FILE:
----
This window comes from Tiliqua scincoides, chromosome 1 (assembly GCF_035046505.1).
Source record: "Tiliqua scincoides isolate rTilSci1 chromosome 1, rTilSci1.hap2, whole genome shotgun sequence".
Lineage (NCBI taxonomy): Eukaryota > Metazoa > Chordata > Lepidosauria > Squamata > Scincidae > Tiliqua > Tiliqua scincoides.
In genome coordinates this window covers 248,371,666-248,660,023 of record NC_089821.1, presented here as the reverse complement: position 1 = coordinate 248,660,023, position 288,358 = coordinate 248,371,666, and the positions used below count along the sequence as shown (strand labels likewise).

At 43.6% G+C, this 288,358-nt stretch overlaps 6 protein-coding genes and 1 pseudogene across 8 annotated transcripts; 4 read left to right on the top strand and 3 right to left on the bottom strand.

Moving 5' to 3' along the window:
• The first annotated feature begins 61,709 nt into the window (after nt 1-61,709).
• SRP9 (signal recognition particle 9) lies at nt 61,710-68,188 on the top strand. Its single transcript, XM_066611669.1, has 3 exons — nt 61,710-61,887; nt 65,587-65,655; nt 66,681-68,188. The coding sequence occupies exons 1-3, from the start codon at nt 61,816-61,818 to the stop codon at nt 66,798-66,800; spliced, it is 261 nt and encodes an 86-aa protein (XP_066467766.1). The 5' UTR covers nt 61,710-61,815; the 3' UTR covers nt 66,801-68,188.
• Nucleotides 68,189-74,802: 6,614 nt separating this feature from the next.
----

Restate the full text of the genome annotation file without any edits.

This window comes from Tiliqua scincoides, chromosome 1 (assembly GCF_035046505.1).
Source record: "Tiliqua scincoides isolate rTilSci1 chromosome 1, rTilSci1.hap2, whole genome shotgun sequence".
Lineage (NCBI taxonomy): Eukaryota > Metazoa > Chordata > Lepidosauria > Squamata > Scincidae > Tiliqua > Tiliqua scincoides.
In genome coordinates this window covers 248,371,666-248,660,023 of record NC_089821.1, presented here as the reverse complement: position 1 = coordinate 248,660,023, position 288,358 = coordinate 248,371,666, and the positions used below count along the sequence as shown (strand labels likewise).

At 43.6% G+C, this 288,358-nt stretch overlaps 6 protein-coding genes and 1 pseudogene across 8 annotated transcripts; 4 read left to right on the top strand and 3 right to left on the bottom strand.

Moving 5' to 3' along the window:
• The first annotated feature begins 61,709 nt into the window (after nt 1-61,709).
• SRP9 (signal recognition particle 9) lies at nt 61,710-68,188 on the top strand. Its single transcript, XM_066611669.1, has 3 exons — nt 61,710-61,887; nt 65,587-65,655; nt 66,681-68,188. The coding sequence occupies exons 1-3, from the start codon at nt 61,816-61,818 to the stop codon at nt 66,798-66,800; spliced, it is 261 nt and encodes an 86-aa protein (XP_066467766.1). The 5' UTR covers nt 61,710-61,815; the 3' UTR covers nt 66,801-68,188.
• Nucleotides 68,189-74,802: 6,614 nt separating this feature from the next.